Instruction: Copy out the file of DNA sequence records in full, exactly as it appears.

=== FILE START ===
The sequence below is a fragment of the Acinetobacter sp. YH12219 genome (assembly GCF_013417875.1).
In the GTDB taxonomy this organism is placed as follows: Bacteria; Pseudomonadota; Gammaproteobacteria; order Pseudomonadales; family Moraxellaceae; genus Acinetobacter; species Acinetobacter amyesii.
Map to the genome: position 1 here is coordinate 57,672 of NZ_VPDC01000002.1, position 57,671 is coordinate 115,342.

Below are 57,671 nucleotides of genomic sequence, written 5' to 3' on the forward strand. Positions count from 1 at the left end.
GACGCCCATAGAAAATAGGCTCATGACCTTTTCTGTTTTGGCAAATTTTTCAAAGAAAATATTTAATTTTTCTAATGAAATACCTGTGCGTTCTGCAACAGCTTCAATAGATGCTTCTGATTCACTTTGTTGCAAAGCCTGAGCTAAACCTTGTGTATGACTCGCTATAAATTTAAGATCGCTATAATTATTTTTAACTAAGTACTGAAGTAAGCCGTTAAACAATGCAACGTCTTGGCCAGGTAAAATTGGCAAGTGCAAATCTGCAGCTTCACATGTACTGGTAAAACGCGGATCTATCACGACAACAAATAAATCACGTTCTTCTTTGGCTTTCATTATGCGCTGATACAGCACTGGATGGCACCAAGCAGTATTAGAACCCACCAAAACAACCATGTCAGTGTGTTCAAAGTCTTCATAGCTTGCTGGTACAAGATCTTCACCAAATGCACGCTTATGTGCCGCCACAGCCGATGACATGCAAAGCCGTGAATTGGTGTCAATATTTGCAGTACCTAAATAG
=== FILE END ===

The sequence below is a fragment of the Acinetobacter sp. YH12219 genome (assembly GCF_013417875.1).
In the GTDB taxonomy this organism is placed as follows: Bacteria; Pseudomonadota; Gammaproteobacteria; order Pseudomonadales; family Moraxellaceae; genus Acinetobacter; species Acinetobacter amyesii.
Map to the genome: position 1 here is coordinate 57,672 of NZ_VPDC01000002.1, position 57,671 is coordinate 115,342.

Below are 57,671 nucleotides of genomic sequence, written 5' to 3' on the forward strand. Positions count from 1 at the left end.
GACGCCCATAGAAAATAGGCTCATGACCTTTTCTGTTTTGGCAAATTTTTCAAAGAAAATATTTAATTTTTCTAATGAAATACCTGTGCGTTCTGCAACAGCTTCAATAGATGCTTCTGATTCACTTTGTTGCAAAGCCTGAGCTAAACCTTGTGTATGACTCGCTATAAATTTAAGATCGCTATAATTATTTTTAACTAAGTACTGAAGTAAGCCGTTAAACAATGCAACGTCTTGGCCAGGTAAAATTGGCAAGTGCAAATCTGCAGCTTCACATGTACTGGTAAAACGCGGATCTATCACGACAACAAATAAATCACGTTCTTCTTTGGCTTTCATTATGCGCTGATACAGCACTGGATGGCACCAAGCAGTATTAGAACCCACCAAAACAACCATGTCAGTGTGTTCAAAGTCTTCATAGCTTGCTGGTACAAGATCTTCACCAAATGCACGCTTATGTGCCGCCACAGCCGATGACATGCAAAGCCGTGAATTGGTGTCAATATTTGCAGTACCTAAATAG